Keplinger grew up in Kodiak, as part of a commercially fishing family. He spent a couple summers fishing, but then decided academia was more his speed.
He attended the University of Alaska Fairbanks for his undergraduate degree in physics, and eventually got interested in neuroscience.
He got married, and has two daughters, 2 and 4.
He’s now pursuing a Ph.D. in theoretical neuroscience, and has about two and a half years left in the program.
On the side, Keplinger plays music. After moving to Waterloo, Ontario for his Ph.D. program, he looked up bands looking for musicians on Kijiji, a Canadian classifieds website similar to Craigslist.
He found Luop Garou, which was looking for a keyboardist and joined up. He’s now the lead guitarist as well.
There are five members who come from a variety of backgrounds including jazz, rock and blues, and metal, which leads to music that spans a pretty wide range of genres.
“One of the advantages of calling yourself psychedelic is that you really can do any genre and then add some effects to it and call it psychedelic,” Keplinger said. “We have some very punk-sounding stuff and some more classic grunge rock stuff, but we throw all the little flourishes in that you’d see in psychedelic music like phasers and echoes and synth and stuff like that.”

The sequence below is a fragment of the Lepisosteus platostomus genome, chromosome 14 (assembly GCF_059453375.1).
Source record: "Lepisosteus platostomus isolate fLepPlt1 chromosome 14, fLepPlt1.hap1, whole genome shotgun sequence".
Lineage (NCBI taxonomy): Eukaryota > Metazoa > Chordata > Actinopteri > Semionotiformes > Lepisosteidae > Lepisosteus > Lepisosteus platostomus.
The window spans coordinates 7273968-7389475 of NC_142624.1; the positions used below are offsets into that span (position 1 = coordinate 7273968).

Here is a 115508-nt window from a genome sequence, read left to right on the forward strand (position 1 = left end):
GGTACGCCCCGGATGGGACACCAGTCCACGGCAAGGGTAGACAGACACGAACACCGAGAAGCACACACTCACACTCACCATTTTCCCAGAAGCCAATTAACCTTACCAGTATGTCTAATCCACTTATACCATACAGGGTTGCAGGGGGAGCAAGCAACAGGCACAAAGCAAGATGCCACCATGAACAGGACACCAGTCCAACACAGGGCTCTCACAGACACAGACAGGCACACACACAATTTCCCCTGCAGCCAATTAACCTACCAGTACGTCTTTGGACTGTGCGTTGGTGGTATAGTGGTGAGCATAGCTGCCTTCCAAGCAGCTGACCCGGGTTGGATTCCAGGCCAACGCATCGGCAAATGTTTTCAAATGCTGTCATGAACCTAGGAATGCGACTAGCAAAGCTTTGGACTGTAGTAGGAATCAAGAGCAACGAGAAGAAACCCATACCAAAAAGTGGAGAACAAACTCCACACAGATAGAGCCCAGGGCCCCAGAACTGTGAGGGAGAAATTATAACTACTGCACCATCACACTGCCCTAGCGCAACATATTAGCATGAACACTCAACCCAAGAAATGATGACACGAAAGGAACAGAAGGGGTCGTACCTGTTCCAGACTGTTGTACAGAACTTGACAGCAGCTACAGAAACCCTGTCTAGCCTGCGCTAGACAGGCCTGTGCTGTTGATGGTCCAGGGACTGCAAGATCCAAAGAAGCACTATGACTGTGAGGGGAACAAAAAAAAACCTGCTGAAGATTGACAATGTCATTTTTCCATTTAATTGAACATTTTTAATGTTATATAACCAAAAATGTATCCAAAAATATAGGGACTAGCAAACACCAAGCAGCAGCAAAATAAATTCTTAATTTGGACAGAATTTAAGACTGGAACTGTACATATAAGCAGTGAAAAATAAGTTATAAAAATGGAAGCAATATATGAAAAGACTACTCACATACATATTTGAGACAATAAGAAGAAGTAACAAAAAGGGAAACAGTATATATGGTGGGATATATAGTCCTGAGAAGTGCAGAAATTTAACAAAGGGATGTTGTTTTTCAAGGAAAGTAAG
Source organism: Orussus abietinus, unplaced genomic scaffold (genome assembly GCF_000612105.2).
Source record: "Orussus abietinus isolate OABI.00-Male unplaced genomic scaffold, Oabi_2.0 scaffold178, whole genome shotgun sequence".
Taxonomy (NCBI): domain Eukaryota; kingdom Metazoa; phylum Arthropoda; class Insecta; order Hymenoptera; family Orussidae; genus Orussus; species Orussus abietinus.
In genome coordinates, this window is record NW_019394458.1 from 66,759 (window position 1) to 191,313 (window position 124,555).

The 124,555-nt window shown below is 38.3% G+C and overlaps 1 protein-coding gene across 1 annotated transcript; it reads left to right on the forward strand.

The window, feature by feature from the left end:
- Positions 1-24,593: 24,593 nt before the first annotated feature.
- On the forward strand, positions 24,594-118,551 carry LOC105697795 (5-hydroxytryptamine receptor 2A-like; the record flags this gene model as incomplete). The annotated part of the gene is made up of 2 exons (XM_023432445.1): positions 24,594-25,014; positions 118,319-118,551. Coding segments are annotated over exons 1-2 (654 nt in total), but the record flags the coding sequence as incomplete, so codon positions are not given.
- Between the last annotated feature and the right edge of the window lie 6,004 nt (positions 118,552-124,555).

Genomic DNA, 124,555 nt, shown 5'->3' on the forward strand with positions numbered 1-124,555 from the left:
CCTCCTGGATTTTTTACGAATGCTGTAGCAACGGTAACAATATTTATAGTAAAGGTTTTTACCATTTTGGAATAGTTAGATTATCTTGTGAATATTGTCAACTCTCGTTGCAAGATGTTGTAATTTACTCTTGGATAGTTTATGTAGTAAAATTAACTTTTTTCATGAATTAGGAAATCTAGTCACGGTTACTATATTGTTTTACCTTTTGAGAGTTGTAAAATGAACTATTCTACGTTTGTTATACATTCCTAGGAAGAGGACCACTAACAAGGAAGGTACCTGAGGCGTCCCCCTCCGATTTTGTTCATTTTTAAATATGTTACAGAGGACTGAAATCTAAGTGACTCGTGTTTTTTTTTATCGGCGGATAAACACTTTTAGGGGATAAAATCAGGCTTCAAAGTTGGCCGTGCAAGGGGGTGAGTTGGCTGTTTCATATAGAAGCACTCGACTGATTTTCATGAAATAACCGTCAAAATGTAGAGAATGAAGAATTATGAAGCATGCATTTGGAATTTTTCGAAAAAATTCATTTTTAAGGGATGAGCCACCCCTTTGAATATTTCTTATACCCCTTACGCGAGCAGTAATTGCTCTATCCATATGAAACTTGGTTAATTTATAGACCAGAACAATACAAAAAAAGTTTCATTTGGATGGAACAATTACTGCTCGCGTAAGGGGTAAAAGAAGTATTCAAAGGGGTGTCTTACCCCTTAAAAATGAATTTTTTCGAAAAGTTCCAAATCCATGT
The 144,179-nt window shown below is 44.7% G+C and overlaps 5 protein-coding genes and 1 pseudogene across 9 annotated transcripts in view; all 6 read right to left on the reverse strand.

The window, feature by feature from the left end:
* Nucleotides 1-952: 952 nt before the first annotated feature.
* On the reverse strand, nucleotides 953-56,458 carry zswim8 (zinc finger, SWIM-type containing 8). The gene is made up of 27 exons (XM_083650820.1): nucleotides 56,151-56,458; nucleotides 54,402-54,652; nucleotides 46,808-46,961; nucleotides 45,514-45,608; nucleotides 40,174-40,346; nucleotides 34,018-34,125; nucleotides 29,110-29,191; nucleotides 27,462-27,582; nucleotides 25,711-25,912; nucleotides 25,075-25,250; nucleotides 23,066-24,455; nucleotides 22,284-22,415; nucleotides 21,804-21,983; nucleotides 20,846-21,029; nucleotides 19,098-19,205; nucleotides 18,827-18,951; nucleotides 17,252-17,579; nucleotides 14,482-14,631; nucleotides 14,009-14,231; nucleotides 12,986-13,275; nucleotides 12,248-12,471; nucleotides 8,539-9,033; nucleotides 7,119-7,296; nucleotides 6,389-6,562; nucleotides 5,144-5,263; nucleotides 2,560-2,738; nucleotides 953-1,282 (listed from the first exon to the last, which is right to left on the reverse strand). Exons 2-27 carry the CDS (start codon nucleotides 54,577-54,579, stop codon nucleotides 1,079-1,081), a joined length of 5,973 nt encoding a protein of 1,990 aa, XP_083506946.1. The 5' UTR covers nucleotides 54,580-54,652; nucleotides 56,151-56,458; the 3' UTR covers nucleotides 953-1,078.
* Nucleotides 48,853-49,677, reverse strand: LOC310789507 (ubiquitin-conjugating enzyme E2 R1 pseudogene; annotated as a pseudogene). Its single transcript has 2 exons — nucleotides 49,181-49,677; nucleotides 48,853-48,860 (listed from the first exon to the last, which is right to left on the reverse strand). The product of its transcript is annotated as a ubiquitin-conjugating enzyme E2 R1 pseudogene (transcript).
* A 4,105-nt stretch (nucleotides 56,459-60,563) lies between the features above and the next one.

Keplinger originally joined the band to do improvisational music and just to jam with. However, they acquired recording equipment and recorded a couple songs and are now working on an album.
They entered one of their songs, “Cats n’ Dogs,” into a contest for a recording deal with Sony Music UK.
There are two different prizes. One is a popularity contest where the band or artist with the most votes will get $2,000 and promotion by Sony. The other is a judged contest with a recording contract as the prize.
Keplinger doesn’t expect Luop Garou to win, but they are doing pretty well votes-wise so far. Currently, they’re around number twenty or thirty out of several hundred in the contest, Keplinger said.
“There’s lots of hip-hop and dance music ahead of us,” Keplinger said. “It’s certainly going to be more popular than our style. I don’t know how the judges will perceive us because it’s kind of different. Psychedelic music isn’t so mainstream anymore.”
Keplinger does have two big fans, his daughters.
“The song that we submitted to Sony, they can’t get enough of it. They want to hear it all the time,” Keplinger said.
Eventually, Keplinger would like to move back to Alaska. “It all kind of depends on where the careers are,” Keplinger said. “I do miss the homeland.”
Moving back to Kodiak is even a possibility, although probably after he’s pursued a career. “Kodiak would be a good place to retire, I’ve always told myself.”
Fans can listen to “Cats n’ Dogs” and vote at www.talenthouse.com/i/318/submission/125329/b8ffdeaf.
Contact Julie Herrmann at email@example.com.